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Sawyer's Universe Not!
by Robert J. Sawyer
Copyright © 1991 and 1994 by Robert J. Sawyer
All Rights Reserved.
I've sold eight science-fiction novels to date. One of the
questions I get asked most frequently is whether I'm going to tie
them all together into a single universe, the way
Isaac Asimov or
Robert A. Heinlein did.
Frankly, I have no interest in doing that. Indeed, I'm always
surprised that any SF writer would want to do it. One of the
great joys of writing SF is the building of new worlds and new
histories. Limiting one's entire life's work to a single world
seems a terrible constraint.
Besides, the way I deal with the extinction of the dinosaurs in
End of an Era (Ace, November 1994)
completely contradicts what
I wrote in Fossil Hunter
(Ace, May 1993), so I'd never be able
to reconcile those two books as part of a coherent history.
Now, yes, the dinosaurs died out 65 million years ago but
that's the whole point. Creating a coherent single universe in
SF means a lot more than just making a couple of centuries of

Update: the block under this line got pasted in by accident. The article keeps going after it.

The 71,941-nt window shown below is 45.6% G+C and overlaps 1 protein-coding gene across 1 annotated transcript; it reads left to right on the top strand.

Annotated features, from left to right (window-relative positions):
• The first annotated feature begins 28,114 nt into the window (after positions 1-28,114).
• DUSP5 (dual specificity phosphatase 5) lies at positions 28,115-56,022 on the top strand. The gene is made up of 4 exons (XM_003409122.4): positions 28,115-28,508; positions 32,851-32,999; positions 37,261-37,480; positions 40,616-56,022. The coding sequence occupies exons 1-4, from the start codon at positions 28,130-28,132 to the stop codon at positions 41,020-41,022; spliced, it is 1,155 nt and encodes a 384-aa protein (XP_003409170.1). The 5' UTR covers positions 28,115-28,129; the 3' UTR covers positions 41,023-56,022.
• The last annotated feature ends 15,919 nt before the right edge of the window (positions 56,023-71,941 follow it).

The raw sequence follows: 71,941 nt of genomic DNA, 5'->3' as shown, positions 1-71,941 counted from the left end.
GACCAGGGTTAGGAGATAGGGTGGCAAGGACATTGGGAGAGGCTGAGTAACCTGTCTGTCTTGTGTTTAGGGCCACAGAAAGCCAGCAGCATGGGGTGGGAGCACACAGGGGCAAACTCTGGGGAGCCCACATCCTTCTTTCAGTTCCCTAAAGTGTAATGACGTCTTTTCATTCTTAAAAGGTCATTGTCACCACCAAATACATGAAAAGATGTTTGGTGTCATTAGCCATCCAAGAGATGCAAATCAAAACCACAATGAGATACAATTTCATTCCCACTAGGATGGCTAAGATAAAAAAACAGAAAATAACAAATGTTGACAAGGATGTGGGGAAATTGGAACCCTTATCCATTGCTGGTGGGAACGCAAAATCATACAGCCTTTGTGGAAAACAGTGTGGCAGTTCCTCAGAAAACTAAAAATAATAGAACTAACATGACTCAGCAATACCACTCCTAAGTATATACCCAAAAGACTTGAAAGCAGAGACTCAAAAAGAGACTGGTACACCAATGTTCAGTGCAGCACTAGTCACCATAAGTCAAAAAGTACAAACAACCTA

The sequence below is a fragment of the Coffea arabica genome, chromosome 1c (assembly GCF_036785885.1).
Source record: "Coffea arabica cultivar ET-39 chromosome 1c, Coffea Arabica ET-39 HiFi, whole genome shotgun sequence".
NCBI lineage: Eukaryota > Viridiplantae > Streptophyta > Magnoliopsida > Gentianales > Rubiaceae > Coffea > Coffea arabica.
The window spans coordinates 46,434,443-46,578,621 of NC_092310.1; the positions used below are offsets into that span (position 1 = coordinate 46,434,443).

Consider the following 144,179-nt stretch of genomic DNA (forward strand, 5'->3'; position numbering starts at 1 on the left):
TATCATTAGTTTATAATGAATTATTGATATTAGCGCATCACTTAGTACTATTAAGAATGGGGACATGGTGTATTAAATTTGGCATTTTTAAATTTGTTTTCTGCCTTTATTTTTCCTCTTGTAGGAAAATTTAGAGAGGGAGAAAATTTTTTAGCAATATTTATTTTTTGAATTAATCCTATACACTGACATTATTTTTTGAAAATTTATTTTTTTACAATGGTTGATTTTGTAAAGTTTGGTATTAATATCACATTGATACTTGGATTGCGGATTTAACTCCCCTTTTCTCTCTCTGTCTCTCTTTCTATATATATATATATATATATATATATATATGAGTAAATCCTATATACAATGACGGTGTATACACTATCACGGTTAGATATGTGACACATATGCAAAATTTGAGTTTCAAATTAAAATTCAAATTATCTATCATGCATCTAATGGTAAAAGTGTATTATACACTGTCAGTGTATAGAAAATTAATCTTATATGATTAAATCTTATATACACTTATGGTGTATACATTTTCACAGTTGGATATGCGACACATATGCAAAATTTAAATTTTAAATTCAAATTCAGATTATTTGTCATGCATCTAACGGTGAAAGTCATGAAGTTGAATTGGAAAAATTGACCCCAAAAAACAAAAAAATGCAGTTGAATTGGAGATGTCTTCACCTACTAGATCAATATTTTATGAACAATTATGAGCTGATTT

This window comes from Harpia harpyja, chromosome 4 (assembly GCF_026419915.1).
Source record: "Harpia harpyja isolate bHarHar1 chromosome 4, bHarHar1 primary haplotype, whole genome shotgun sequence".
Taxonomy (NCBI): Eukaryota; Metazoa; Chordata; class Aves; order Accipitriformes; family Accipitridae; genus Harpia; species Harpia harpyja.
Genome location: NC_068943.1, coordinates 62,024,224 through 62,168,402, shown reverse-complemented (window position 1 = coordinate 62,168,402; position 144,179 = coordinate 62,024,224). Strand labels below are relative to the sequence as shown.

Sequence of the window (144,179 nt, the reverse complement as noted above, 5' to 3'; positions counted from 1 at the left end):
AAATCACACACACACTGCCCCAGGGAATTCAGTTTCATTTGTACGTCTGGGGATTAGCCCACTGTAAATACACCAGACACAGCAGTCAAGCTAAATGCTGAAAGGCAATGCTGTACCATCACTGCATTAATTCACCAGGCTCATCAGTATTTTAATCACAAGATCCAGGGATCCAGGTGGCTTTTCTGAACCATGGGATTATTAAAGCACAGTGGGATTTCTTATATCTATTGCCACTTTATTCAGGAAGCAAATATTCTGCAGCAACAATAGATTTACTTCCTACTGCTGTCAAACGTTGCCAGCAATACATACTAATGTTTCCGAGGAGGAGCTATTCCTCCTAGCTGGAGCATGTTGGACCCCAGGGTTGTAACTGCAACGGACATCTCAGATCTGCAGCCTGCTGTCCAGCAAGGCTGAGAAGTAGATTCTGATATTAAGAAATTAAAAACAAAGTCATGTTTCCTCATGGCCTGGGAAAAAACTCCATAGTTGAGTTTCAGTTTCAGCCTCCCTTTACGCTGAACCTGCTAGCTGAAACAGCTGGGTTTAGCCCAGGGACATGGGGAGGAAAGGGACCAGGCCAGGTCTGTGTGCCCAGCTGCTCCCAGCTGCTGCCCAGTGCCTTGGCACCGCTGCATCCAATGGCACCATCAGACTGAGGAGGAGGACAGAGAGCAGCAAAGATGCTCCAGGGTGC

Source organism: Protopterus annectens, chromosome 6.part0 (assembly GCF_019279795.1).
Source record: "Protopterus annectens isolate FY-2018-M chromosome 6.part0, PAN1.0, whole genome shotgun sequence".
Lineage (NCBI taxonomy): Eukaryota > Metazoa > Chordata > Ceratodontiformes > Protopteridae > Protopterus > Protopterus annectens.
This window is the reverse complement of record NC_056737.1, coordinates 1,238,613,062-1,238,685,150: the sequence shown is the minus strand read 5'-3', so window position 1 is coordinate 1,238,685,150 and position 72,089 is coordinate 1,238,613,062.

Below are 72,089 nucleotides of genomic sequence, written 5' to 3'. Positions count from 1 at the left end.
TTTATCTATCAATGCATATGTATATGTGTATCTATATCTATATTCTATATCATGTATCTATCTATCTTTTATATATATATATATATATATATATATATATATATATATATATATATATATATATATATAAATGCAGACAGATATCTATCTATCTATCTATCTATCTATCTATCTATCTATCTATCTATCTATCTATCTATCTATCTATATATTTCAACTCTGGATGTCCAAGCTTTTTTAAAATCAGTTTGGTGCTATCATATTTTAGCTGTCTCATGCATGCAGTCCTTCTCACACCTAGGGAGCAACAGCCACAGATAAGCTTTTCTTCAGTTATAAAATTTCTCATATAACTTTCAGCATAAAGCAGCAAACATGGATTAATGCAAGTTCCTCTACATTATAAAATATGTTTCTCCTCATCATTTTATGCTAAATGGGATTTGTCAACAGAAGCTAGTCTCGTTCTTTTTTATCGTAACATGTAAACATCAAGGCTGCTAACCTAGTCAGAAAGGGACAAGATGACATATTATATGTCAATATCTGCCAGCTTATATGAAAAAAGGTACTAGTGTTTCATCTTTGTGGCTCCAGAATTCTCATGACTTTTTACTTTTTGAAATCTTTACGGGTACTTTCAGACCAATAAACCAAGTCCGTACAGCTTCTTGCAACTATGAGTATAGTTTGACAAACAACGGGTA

space exploration consistent across a series of books. In SF,
you get to play with fundamental questions about the very nature
of the universe.
End of an Era supports the
strong anthropic principle of
theoretical physics that is, that our universe required the
existence of life (so as to provide knowledgeable observers,
thereby collapsing wavefronts into concrete reality).
Fossil Hunter argues
exactly the opposite, that life is a fluke. I'm
not an advocate for either view; I see merit in both. But I have
no desire to limit myself to only one of the playgrounds physics
provides . . .
Linked stories are another matter. Larry Niven's "Known Space"
stories were indeed more enjoyable because they formed a coherent
history. Part of the joy of reading his collection Neutron
Star was ferreting out all the implicit background that linked
the stories. And surely Ringworld is a more satisfying read
after having read Niven's related short fiction rather than
before. On the other hand, when was the last time Niven wrote
something new? He freely admits that he's painted himself into a
corner with his "Known Space" unvierse . . .
I plan someday to return to the universe of
Golden Fleece and
to the separate universe of the Quintaglios. But to limit all my
fiction to only one universe would be just that: limiting.
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